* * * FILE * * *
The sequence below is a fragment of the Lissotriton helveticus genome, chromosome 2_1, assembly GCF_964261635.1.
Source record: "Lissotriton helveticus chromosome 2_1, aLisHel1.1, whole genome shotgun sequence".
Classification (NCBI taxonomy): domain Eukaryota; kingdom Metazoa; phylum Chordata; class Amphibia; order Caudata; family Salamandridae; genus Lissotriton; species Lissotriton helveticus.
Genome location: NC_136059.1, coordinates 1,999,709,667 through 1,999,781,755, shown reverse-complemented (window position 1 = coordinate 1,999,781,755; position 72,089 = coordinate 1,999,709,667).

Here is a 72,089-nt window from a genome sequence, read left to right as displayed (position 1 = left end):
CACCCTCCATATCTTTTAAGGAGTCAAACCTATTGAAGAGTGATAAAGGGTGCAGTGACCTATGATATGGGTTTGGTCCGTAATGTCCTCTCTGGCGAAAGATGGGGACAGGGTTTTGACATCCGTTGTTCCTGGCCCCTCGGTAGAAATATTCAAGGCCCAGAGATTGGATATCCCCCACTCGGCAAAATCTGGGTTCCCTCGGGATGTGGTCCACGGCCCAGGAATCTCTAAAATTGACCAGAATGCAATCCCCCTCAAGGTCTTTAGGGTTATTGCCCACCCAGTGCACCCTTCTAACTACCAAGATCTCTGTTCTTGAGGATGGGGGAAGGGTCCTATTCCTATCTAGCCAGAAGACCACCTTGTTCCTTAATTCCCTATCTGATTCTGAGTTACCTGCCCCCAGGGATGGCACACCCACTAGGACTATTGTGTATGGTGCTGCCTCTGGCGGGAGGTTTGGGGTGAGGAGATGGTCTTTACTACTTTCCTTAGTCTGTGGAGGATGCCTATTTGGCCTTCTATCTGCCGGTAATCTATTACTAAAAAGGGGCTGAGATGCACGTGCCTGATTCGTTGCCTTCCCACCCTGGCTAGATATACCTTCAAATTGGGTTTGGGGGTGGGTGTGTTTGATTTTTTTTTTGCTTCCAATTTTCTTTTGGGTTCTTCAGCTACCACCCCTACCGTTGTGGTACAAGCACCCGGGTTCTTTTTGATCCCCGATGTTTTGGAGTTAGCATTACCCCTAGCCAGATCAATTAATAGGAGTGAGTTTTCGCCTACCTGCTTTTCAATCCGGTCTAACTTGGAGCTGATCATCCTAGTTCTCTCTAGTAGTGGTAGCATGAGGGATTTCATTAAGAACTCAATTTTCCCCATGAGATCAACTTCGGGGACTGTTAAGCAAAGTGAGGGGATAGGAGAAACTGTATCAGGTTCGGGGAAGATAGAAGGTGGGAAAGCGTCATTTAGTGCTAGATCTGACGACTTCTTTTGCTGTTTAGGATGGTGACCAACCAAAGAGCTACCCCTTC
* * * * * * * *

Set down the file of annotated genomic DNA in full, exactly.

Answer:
The sequence below is a fragment of the Lissotriton helveticus genome, chromosome 2_1, assembly GCF_964261635.1.
Source record: "Lissotriton helveticus chromosome 2_1, aLisHel1.1, whole genome shotgun sequence".
Classification (NCBI taxonomy): domain Eukaryota; kingdom Metazoa; phylum Chordata; class Amphibia; order Caudata; family Salamandridae; genus Lissotriton; species Lissotriton helveticus.
Genome location: NC_136059.1, coordinates 1,999,709,667 through 1,999,781,755, shown reverse-complemented (window position 1 = coordinate 1,999,781,755; position 72,089 = coordinate 1,999,709,667).

Here is a 72,089-nt window from a genome sequence, read left to right as displayed (position 1 = left end):
CACCCTCCATATCTTTTAAGGAGTCAAACCTATTGAAGAGTGATAAAGGGTGCAGTGACCTATGATATGGGTTTGGTCCGTAATGTCCTCTCTGGCGAAAGATGGGGACAGGGTTTTGACATCCGTTGTTCCTGGCCCCTCGGTAGAAATATTCAAGGCCCAGAGATTGGATATCCCCCACTCGGCAAAATCTGGGTTCCCTCGGGATGTGGTCCACGGCCCAGGAATCTCTAAAATTGACCAGAATGCAATCCCCCTCAAGGTCTTTAGGGTTATTGCCCACCCAGTGCACCCTTCTAACTACCAAGATCTCTGTTCTTGAGGATGGGGGAAGGGTCCTATTCCTATCTAGCCAGAAGACCACCTTGTTCCTTAATTCCCTATCTGATTCTGAGTTACCTGCCCCCAGGGATGGCACACCCACTAGGACTATTGTGTATGGTGCTGCCTCTGGCGGGAGGTTTGGGGTGAGGAGATGGTCTTTACTACTTTCCTTAGTCTGTGGAGGATGCCTATTTGGCCTTCTATCTGCCGGTAATCTATTACTAAAAAGGGGCTGAGATGCACGTGCCTGATTCGTTGCCTTCCCACCCTGGCTAGATATACCTTCAAATTGGGTTTGGGGGTGGGTGTGTTTGATTTTTTTTTTGCTTCCAATTTTCTTTTGGGTTCTTCAGCTACCACCCCTACCGTTGTGGTACAAGCACCCGGGTTCTTTTTGATCCCCGATGTTTTGGAGTTAGCATTACCCCTAGCCAGATCAATTAATAGGAGTGAGTTTTCGCCTACCTGCTTTTCAATCCGGTCTAACTTGGAGCTGATCATCCTAGTTCTCTCTAGTAGTGGTAGCATGAGGGATTTCATTAAGAACTCAATTTTCCCCATGAGATCAACTTCGGGGACTGTTAAGCAAAGTGAGGGGATAGGAGAAACTGTATCAGGTTCGGGGAAGATAGAAGGTGGGAAAGCGTCATTTAGTGCTAGATCTGACGACTTCTTTTGCTGTTTAGGATGGTGACCAACCAAAGAGCTACCCCTTC